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  • Rohit Musale, CFA

The Basic Principles of Investing

Updated: Dec 24, 2022

Ever since I read the book, 'Rich Dad Poor Dad', written by Robert Kiyosaki, back in 1999, I embarked on a lifelong path of real & practical financial education.


Over the past 2 decades, I went on to read multiple books on the subjects of money, finance, investing & trading.


Based on what I understood, I created some basic principles of investing for myself, which I decided never to violate.


I want to share some of those basic principles with you today.


They logically sound very simple, yet are psychologically not easy to apply.


When it comes to matters of money & investing, it is not a game of logic.


It is a game of psychology and probabilities.


Logic does have a small role to play here, but its the psychology that separates the winners from the losers in the financial markets.


1) I never put my money in bank fixed deposits


The reason is simple.


After adjusting for inflation, what we are left with, is a negative return.


Why would I invest in something that is destined to compound my money at a negative rate of return for years to come ?


2) To me, gold & silver is not an investment. It is an insurance


How many times have you received dividends from gold ?


Or silver for that matter ?


I wonder why people consider gold and silver as investments when it can't produce anything for us.


To me, gold & silver simply serves to maintain my purchasing power. Nothing more than that.


3) I only invest in assets that provide a cash flow


If I invest in a stock in the stock market, that pays me a 5% dividend on my money, that's cashflow for me.


Not only am I getting a return on my money, but I also retain the upside potential in the stock, provided I have invested in a good business.


When buying assets, I am not looking to buy the best asset in town.


I am looking to buy a reasonably priced asset in town.


The fact that it is an asset, implies that I am only investing in good businesses, which have demonstrated a capability to produce free cashflow.


4) I never invest in actively managed mutual funds


Why would I give my money to a fund manager to manage, when I know that over very long periods of time, the fund managers are most likely to have a difficult time, beating the market indices ?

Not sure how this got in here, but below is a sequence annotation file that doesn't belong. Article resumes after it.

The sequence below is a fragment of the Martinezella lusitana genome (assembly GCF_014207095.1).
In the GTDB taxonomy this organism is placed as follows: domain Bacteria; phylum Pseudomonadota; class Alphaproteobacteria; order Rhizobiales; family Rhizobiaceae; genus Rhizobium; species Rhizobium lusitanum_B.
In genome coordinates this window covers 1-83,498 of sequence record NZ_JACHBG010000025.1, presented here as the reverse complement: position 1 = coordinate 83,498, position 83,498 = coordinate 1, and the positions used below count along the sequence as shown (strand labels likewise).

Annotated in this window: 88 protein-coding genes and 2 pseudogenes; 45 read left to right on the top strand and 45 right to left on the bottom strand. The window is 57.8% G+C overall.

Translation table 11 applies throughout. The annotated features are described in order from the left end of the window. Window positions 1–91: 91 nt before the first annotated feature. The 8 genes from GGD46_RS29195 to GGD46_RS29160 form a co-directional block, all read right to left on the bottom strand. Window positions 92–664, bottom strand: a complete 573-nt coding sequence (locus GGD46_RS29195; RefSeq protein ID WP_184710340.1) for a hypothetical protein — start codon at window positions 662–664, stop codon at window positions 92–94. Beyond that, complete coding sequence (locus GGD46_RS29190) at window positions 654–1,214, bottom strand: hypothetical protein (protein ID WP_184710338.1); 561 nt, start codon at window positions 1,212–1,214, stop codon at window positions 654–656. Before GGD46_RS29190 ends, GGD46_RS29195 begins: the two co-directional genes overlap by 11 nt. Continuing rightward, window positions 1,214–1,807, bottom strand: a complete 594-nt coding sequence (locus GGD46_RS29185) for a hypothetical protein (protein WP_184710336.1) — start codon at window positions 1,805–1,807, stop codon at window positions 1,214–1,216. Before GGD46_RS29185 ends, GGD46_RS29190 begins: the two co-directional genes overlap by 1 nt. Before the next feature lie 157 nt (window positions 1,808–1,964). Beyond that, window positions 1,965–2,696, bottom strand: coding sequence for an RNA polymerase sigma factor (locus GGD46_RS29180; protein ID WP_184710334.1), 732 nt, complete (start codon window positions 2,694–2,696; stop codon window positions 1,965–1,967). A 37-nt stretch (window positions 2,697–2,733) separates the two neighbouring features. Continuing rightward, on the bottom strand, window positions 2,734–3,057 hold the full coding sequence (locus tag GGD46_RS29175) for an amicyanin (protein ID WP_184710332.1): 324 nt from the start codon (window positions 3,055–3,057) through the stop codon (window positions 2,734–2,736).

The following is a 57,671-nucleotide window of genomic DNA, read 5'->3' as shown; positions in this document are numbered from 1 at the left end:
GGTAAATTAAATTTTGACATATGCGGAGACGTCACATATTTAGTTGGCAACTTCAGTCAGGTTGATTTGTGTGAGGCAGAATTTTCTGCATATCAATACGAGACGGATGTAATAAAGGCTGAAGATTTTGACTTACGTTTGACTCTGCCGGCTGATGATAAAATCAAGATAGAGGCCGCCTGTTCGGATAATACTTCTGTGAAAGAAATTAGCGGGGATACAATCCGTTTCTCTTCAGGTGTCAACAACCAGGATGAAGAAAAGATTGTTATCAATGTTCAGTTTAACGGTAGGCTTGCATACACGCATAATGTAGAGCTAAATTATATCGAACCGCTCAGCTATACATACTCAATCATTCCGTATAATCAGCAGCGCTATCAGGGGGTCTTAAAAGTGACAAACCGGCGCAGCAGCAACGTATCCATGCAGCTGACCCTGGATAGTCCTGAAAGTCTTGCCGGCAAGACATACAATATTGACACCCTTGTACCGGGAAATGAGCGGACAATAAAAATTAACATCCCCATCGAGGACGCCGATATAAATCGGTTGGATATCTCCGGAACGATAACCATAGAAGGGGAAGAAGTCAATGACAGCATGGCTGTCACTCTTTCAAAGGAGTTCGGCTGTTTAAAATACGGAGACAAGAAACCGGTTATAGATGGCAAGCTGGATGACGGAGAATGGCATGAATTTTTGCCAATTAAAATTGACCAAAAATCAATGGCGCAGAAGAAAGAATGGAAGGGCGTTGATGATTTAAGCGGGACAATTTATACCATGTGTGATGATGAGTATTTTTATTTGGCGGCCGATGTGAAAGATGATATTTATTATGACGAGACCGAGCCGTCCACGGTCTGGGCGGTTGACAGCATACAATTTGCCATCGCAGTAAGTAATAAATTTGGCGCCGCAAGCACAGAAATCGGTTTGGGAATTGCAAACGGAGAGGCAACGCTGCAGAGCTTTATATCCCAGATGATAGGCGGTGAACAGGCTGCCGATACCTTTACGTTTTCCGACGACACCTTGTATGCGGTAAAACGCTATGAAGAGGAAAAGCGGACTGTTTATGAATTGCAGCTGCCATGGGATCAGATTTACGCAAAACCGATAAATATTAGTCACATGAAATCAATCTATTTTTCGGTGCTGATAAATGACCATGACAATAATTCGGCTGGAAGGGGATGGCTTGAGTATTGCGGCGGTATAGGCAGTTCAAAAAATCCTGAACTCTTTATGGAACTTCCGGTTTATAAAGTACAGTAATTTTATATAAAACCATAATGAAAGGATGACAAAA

Moreover, I feel the fund manager is most likely to be concerned about retaining his job, than to protect my best interests by only investing in companies that produce a free cash flow.


And by the way, those kinds of companies are very few in the stock market.


The stock market is nothing but a bunch of garbage companies with very few hidden gems in it, which are worth investing in.


Just because a company is called as a bluechip company does not mean that it is making money.


These days I see loss making companies in the stock market, announcing share buy-back offers, which in my view is absolutely ridiculous.


5) When in doubt, don't invest or trade


I have learnt this lesson the hard way.


Just before pulling the trigger, even if there is a hint of doubt in my mind about my next trade or my next investment, I force myself to stop.


I wait.


I re-asses the opportunity and then make a rational decision.


A doubt in my mind is like a red-flag.


I rely to a certain degree on my intuition as well.


6) I avoid shiny objects


Whether it is cryptos, IPOs, NFOs, NFTs or any new investment fad, I am just not interested.


There is far more money to be made in century-old established businesses, than there is, in the next big investment opportunity.


To me the reward to risk with shiny objects just doesn't make any sense.


So those were some of the basic principles I have developed over the years for myself which I strictly follow.


It has helped me tremendously in staying away from financial catastrophes.


In the financial markets, for me it is not about making the best financial decisions.


It is more about avoiding stupid financial decisions.


Regards,


Rohit Musale, CFA


13 December 2022

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